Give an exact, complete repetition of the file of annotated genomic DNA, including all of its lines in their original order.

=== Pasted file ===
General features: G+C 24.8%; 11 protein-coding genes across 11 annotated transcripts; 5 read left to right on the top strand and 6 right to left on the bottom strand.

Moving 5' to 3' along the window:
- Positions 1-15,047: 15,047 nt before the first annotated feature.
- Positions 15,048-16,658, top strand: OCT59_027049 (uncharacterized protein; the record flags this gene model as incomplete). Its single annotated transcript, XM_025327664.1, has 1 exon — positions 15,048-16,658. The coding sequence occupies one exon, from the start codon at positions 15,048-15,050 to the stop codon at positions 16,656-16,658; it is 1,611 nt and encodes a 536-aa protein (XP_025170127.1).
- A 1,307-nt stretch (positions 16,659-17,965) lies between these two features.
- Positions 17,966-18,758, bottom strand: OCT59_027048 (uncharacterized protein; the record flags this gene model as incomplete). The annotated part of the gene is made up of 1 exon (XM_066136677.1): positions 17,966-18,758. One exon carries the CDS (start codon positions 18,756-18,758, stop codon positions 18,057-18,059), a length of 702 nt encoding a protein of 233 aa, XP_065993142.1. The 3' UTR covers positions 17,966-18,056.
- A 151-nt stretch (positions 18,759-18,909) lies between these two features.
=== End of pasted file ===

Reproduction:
General features: G+C 24.8%; 11 protein-coding genes across 11 annotated transcripts; 5 read left to right on the top strand and 6 right to left on the bottom strand.

Moving 5' to 3' along the window:
- Positions 1-15,047: 15,047 nt before the first annotated feature.
- Positions 15,048-16,658, top strand: OCT59_027049 (uncharacterized protein; the record flags this gene model as incomplete). Its single annotated transcript, XM_025327664.1, has 1 exon — positions 15,048-16,658. The coding sequence occupies one exon, from the start codon at positions 15,048-15,050 to the stop codon at positions 16,656-16,658; it is 1,611 nt and encodes a 536-aa protein (XP_025170127.1).
- A 1,307-nt stretch (positions 16,659-17,965) lies between these two features.
- Positions 17,966-18,758, bottom strand: OCT59_027048 (uncharacterized protein; the record flags this gene model as incomplete). The annotated part of the gene is made up of 1 exon (XM_066136677.1): positions 17,966-18,758. One exon carries the CDS (start codon positions 18,756-18,758, stop codon positions 18,057-18,059), a length of 702 nt encoding a protein of 233 aa, XP_065993142.1. The 3' UTR covers positions 17,966-18,056.
- A 151-nt stretch (positions 18,759-18,909) lies between these two features.